October 31, 2023
From News And Letters
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by Adele

Formidable: American Women and the Fight for Equality: 1920 to 2020 by Elizabeth Griffith is a history of the U.S. feminist movement from the years leading up to the achievement of women’s right to vote in 1920 to 2020. A movement’s history spanning over a hundred years cannot be detailed or inclusive of every event, issue, or controversy. However, Formidable is an important overview of women’s struggle for equality and liberation, especially since it includes Black women’s additional battle against racism. Griffith describes cooperation and disagreements between Black and white feminists, disputes within the feminist movement, and even motivations of right-wing women opposing feminism.

WOMEN FOUGHT TO CHANGE OPPRESSIVE REALITY

Griffith also shows that when women are liberated to act in the public sphere, their activism and leadership improves living conditions and culture in numerous ways. She states, “After they won, suffragists retuned to the causes they had sought the ballot to advance.” These included education for immigrants and workers, kindergartens, girls’ physical education, and public-school improvement. Organizations helped create a juvenile justice system, also providing legal counsel. They paved roads, improved sanitation, and established health clinics. Women investigated factory conditions and fought for minimum wage and the elimination of sweatshops and child labor. Since the beginning, feminists wanted to participate in solving international problems to achieve world peace. Black feminists, sometimes aided by white feminists, campaigned against lynching and racist violence such as the 1921 massacres of Black communities.

Feminists proved women are equal to men in humanity, intelligence, and in the ability to build careers. They also maintained that women bring additional knowledge and concerns gained as mothers and caregivers to public policy. Griffith describes how, in 1921, feminists established the Promotion of the Welfare and Hygiene of Maternity and Infancy Act, “the first government welfare bill, providing federal matching funds to train visiting nurses, license midwives, and establish clinics, primarily in rural areas.” This improved maternal and infant mortality rates, the latter dropping from 111 to 67 out of 1,000 live births. It was repealed in 1929 due to antifeminist men and women claiming feminists were interfering with mothers. This right-wing demonization of feminists’ successful projects for the common good would continue as a pattern, labeling these projects as “anti-family” and “communist.”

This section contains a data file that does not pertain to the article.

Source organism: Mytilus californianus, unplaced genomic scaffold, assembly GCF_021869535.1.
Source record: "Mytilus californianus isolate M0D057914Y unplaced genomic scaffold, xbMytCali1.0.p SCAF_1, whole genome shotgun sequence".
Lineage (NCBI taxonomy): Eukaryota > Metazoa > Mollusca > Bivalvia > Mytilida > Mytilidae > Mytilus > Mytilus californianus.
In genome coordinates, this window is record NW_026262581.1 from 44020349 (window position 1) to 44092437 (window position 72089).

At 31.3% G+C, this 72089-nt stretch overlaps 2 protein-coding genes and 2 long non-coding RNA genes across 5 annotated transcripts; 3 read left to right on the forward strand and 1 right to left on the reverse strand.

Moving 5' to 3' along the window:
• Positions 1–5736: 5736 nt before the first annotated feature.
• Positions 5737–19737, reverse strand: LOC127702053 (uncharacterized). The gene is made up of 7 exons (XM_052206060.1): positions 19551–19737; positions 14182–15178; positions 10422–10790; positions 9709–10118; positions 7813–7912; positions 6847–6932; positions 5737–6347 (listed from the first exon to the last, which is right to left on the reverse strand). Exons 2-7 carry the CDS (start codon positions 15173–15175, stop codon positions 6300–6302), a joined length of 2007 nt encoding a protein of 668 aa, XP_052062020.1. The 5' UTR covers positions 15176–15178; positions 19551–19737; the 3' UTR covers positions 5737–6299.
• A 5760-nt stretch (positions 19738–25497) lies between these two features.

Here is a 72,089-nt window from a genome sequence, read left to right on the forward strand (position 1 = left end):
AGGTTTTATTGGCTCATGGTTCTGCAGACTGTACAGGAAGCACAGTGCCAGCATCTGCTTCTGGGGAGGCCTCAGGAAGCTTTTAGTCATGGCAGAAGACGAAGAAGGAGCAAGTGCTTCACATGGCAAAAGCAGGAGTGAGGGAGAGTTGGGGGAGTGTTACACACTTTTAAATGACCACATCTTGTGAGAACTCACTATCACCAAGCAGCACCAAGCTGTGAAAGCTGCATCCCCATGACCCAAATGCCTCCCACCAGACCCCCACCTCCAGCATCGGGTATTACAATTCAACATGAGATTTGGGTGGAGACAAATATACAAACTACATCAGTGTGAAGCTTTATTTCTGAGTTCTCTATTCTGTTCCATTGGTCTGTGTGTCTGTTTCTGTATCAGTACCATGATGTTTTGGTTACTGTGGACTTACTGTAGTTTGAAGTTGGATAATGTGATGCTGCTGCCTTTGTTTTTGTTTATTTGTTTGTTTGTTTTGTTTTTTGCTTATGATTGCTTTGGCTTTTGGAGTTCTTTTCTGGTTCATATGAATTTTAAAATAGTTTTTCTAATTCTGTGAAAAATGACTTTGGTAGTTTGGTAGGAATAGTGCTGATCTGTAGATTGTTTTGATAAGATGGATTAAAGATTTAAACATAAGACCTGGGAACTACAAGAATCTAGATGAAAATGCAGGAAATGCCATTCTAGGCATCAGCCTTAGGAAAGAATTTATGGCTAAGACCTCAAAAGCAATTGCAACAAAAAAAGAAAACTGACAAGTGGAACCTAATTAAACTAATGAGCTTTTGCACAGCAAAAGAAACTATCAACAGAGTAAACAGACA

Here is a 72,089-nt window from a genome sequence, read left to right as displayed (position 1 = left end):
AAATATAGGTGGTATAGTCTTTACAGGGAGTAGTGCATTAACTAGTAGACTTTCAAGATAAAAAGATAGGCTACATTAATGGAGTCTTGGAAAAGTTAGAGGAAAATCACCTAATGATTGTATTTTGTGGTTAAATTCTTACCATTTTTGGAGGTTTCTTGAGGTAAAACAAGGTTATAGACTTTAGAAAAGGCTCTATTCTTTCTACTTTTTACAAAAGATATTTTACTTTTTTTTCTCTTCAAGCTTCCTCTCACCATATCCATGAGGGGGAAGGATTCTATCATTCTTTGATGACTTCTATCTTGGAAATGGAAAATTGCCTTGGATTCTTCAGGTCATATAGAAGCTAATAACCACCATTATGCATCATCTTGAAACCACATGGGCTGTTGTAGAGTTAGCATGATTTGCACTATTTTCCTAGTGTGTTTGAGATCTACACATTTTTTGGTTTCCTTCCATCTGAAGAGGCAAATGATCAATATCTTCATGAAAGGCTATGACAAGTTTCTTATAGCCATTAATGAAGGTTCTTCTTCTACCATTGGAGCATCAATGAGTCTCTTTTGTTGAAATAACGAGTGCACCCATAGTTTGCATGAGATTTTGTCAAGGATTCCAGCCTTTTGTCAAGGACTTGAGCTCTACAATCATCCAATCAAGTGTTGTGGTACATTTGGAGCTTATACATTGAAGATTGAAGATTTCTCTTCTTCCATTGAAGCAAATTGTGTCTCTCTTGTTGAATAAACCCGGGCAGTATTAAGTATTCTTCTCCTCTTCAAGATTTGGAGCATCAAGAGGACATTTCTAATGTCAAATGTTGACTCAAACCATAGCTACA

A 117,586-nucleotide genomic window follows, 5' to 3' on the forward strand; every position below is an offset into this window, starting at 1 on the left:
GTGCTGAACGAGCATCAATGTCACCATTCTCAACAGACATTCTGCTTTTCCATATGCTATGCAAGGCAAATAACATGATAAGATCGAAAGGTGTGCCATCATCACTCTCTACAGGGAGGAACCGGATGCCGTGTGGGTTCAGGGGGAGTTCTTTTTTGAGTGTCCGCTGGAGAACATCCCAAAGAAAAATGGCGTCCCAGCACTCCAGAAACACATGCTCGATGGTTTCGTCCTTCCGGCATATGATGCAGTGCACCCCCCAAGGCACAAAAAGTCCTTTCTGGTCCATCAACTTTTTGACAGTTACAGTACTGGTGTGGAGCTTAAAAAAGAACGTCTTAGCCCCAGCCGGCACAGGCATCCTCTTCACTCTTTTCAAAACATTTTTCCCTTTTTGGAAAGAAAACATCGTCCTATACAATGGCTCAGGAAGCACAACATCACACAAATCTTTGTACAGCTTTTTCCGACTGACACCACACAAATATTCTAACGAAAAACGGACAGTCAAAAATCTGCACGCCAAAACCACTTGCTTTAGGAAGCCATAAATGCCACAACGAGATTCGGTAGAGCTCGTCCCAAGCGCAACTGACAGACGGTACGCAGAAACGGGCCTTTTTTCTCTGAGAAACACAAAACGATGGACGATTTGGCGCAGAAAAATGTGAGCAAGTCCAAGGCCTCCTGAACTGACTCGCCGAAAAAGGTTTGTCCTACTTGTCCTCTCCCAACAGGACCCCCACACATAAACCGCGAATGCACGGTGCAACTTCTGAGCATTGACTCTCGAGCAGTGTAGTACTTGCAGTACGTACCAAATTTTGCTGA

Feminists, always active in the labor movement, disagreed on special protections for women workers. Griffith says, “Protection may have rescued women from harsh conditions in factories and mines, but it drove them into lower paying, sex-segregated occupations.” Some solutions were found in protections for all workers and equal pay laws. In the 1940s, women replaced male laborers going to war. Unions and government agencies often found solutions by asking women about their needs on the job and in social services.

STILL A LONG WAY TO GO

The later chapters focus more on women elected to office and working in government. Griffith does touch on some major demonstrations by radical feminists of the 1960s and 1970s and recent ones like the 2017 Women’s March. She tends to focus on individual leaders and their influence on society but does include some of the histories of organizations and mass movements that reflect the thought of many women. The book concludes with the status of women today and how far we still need to go in reproductive rights, health, safety, education, professions, labor, the military, sports, racial equality, and equality within the family.

Feminists today are discussing the necessity of learning the history of women, sexism, and feminist activism and theory. We need to know that feminists created much of the progress we enjoy today in spite of similar reactionary opposition, internal conflicts, and difficult problems to solve. Formidable is an important reference book to read and to inspire further investigation into the numerous events, organizations, activists and movements that shaped our world.

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Source: Newsandletters.org